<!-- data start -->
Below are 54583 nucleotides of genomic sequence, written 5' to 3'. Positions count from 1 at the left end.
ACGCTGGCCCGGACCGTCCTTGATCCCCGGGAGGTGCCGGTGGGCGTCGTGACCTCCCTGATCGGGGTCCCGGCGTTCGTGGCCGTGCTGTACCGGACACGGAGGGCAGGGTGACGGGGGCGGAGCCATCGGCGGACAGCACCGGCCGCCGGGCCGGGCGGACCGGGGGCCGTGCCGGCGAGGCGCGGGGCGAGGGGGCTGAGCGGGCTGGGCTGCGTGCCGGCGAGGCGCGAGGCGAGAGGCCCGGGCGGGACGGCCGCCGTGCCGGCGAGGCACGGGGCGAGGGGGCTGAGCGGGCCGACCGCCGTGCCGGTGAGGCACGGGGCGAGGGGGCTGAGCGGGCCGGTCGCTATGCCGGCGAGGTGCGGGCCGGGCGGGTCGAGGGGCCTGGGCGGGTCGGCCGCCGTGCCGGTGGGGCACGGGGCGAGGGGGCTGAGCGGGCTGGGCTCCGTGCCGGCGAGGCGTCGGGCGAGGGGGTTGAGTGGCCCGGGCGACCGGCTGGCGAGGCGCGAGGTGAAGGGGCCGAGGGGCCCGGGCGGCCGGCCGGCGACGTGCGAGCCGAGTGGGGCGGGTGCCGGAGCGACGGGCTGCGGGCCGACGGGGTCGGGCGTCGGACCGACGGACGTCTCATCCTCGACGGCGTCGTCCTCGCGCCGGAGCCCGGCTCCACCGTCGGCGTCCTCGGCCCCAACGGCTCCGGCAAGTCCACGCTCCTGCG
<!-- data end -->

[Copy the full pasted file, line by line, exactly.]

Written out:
Below are 54583 nucleotides of genomic sequence, written 5' to 3'. Positions count from 1 at the left end.
ACGCTGGCCCGGACCGTCCTTGATCCCCGGGAGGTGCCGGTGGGCGTCGTGACCTCCCTGATCGGGGTCCCGGCGTTCGTGGCCGTGCTGTACCGGACACGGAGGGCAGGGTGACGGGGGCGGAGCCATCGGCGGACAGCACCGGCCGCCGGGCCGGGCGGACCGGGGGCCGTGCCGGCGAGGCGCGGGGCGAGGGGGCTGAGCGGGCTGGGCTGCGTGCCGGCGAGGCGCGAGGCGAGAGGCCCGGGCGGGACGGCCGCCGTGCCGGCGAGGCACGGGGCGAGGGGGCTGAGCGGGCCGACCGCCGTGCCGGTGAGGCACGGGGCGAGGGGGCTGAGCGGGCCGGTCGCTATGCCGGCGAGGTGCGGGCCGGGCGGGTCGAGGGGCCTGGGCGGGTCGGCCGCCGTGCCGGTGGGGCACGGGGCGAGGGGGCTGAGCGGGCTGGGCTCCGTGCCGGCGAGGCGTCGGGCGAGGGGGTTGAGTGGCCCGGGCGACCGGCTGGCGAGGCGCGAGGTGAAGGGGCCGAGGGGCCCGGGCGGCCGGCCGGCGACGTGCGAGCCGAGTGGGGCGGGTGCCGGAGCGACGGGCTGCGGGCCGACGGGGTCGGGCGTCGGACCGACGGACGTCTCATCCTCGACGGCGTCGTCCTCGCGCCGGAGCCCGGCTCCACCGTCGGCGTCCTCGGCCCCAACGGCTCCGGCAAGTCCACGCTCCTGCG